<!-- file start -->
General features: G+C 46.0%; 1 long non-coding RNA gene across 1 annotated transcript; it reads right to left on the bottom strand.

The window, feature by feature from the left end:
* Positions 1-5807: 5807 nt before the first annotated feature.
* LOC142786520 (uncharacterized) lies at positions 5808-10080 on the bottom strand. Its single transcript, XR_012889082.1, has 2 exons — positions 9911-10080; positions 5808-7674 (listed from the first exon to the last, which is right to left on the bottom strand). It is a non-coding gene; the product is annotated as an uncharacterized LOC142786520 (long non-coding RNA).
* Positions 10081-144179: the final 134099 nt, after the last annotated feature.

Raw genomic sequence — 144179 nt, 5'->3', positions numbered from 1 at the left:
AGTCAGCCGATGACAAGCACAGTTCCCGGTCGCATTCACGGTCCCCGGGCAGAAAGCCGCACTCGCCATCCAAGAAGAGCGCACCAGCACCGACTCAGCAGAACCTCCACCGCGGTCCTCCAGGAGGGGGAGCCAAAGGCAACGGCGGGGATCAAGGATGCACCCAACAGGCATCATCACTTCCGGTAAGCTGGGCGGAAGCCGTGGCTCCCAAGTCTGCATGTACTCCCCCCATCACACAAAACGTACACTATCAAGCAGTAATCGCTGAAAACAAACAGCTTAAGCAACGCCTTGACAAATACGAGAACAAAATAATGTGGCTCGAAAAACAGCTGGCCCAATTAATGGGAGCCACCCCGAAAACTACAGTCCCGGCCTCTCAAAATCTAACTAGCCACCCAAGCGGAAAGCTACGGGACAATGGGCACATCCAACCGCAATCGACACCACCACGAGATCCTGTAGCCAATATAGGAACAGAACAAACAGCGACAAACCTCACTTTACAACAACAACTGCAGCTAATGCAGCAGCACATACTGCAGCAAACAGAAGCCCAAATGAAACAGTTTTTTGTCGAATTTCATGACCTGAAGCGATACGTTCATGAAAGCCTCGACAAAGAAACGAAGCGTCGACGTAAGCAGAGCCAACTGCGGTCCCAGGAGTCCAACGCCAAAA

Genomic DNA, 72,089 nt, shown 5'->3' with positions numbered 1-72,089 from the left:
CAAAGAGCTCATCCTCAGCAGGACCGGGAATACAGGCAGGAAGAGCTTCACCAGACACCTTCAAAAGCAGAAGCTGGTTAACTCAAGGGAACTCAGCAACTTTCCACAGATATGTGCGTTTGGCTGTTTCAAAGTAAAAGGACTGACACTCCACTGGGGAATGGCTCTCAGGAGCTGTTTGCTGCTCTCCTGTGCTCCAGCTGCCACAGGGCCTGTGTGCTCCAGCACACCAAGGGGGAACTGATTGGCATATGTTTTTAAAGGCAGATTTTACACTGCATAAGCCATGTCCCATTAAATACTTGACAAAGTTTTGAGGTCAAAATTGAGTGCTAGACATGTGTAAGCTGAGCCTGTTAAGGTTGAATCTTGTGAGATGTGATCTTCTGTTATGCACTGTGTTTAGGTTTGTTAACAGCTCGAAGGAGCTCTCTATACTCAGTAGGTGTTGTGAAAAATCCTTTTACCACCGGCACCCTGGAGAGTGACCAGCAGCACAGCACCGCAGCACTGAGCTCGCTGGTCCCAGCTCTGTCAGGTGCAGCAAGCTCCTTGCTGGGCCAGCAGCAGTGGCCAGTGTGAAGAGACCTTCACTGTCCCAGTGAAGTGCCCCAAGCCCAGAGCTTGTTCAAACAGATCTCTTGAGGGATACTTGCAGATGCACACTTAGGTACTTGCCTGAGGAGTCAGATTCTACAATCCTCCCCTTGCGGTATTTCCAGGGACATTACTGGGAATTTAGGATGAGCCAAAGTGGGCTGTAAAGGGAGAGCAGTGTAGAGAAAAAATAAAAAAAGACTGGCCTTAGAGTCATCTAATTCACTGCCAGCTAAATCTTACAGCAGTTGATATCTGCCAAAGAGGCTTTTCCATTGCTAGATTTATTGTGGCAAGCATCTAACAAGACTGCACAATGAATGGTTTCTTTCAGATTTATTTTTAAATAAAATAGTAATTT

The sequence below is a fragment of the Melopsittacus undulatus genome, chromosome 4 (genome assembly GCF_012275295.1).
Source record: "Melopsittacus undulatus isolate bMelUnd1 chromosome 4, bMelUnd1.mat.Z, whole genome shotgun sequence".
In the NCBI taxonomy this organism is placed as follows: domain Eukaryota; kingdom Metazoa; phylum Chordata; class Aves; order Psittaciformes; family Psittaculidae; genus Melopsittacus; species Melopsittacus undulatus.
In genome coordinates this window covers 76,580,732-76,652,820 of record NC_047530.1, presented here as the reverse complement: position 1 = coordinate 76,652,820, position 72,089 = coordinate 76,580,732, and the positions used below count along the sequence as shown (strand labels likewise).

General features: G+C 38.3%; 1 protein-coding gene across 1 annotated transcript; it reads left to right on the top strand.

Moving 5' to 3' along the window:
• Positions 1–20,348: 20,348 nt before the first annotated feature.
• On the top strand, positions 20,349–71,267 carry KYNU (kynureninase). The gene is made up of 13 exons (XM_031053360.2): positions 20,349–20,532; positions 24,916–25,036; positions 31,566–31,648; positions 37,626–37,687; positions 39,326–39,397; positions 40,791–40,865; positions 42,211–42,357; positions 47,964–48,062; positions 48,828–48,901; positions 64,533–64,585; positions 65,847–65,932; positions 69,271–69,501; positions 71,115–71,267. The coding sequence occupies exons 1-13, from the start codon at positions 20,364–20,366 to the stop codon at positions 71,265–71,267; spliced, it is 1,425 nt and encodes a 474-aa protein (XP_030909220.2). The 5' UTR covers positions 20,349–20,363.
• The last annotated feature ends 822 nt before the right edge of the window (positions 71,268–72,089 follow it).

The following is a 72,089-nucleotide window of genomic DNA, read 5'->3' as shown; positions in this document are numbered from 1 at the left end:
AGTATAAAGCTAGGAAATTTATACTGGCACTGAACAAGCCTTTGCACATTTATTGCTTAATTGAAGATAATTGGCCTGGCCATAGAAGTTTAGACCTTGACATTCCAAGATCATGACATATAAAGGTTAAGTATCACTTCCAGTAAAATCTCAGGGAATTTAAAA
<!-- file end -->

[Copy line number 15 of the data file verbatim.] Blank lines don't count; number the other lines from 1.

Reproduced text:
Moving 5' to 3' along the window: